The Tale Of Two Presidents In Afghanistan


Precarious peace talks with the Taliban were the backdrop for Afghanistan’s latest crisis as President Ashraf Ghani and his main opposition, Abdullah Abdullah both took oaths of office on Monday. Separated by a thin wall, both men declared themselves winners of Afghanistan’s recent, hotly contested elections.

While Ghani has announced that he won the election by the required margin, Abdullah has challenged this and cast doubt on fifteen percent of the vote. Moreover, Abdullah and his supporters have accused Ghani of taking advantage of the current peace talks with the Taliban and coercing the election commission to rush through the auditing process to ensure that there is a President in place before peace talks progress.

The oathtaking ceremonies were not without drama; even as both men spoke at their respective inaugurations, a barrage of rockets was launched (and landed) close to their location. Ghani refused to end his speech, “I am not wearing an armored vest,” he said. “We have seen big attacks. A couple of explosions shouldn’t scare us.”

Meanwhile, Abdullah continued to cast aspersions on Ghani’s mandate, “If we had accepted the results of fraud as expediency, it would have been the funeral of democracy in this country.” While a former minister and adviser to Ghani also commented on the events by tweeting “This stuff is real! After the conclusion, we’ll be the 1st real République des Bananes!”

Other members of the public seem to be similarly disenchanted. A teenager interviewed by the New York Times commented on the inaugurations, saying, “I am a member of the cheering squad. We are here to clap and cheer when they speak,” and further remarking, “I don’t care about any of them because they don’t care about the country — just look at where the price of potatoes has come to.”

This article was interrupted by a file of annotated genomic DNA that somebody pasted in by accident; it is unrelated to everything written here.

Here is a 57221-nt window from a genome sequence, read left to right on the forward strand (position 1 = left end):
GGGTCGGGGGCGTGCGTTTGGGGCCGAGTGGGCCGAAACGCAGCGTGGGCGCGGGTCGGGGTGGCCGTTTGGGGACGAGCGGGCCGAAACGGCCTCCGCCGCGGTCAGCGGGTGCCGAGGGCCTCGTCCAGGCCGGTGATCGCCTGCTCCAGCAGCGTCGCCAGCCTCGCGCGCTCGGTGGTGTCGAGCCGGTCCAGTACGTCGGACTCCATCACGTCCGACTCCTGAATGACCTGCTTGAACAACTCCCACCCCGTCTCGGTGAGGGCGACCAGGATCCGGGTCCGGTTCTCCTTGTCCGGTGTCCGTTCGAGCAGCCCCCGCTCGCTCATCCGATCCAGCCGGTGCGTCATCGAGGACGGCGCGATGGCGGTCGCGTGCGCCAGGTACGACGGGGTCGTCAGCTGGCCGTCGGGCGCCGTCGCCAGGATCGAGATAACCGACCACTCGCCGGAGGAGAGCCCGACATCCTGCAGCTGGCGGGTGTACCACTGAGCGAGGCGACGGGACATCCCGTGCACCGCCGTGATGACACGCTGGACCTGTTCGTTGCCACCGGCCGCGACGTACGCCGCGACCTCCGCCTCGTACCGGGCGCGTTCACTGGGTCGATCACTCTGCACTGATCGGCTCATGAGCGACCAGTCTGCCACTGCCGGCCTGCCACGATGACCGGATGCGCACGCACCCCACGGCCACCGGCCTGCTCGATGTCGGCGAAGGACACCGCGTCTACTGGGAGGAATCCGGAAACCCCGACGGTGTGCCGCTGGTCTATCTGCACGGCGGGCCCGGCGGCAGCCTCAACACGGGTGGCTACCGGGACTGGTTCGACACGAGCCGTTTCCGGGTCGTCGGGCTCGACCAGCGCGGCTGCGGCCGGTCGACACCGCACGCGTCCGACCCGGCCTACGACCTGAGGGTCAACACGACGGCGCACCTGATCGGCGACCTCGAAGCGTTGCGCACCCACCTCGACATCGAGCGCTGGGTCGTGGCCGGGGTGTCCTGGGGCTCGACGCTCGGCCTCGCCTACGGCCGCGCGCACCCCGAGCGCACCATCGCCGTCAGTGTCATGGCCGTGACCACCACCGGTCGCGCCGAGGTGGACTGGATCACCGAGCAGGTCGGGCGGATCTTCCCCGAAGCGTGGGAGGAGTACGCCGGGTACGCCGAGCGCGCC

The initial election results were delayed by five months, with Ghani being declared the winner after a long wait. The way the election results played out was eerily similar to the 2014 election. In 2014, Ghani and Abdullah also feuded over election results.

In the end, it took U.S. intervention and the efforts of John Kerry, the then-Secretary of State, to broker a power-sharing deal. For the Afghan public, the current crisis is a frustrating repeat of the past. Additionally, the results of the 2014 election and the ensuing deal negatively impacted the trust of the public in government institutions and elections. This, along with a concerted effort by the Taliban to target and destabilize the election, means that voter turnout was low.

Afghanistan’s contested elections are not viewed as an expression of democracy by the ordinary Afghan. Rather, they erode trust in elections and democratic institutions. Moreover, they are contributing to the collapse of peace processes in the region. Even the double inauguration was interrupted by a barrage of rockets. Afghanistan must work towards developing proper electoral mechanisms, like an impartial electoral commission, to build faith in the system and stronger, more democratic institutions.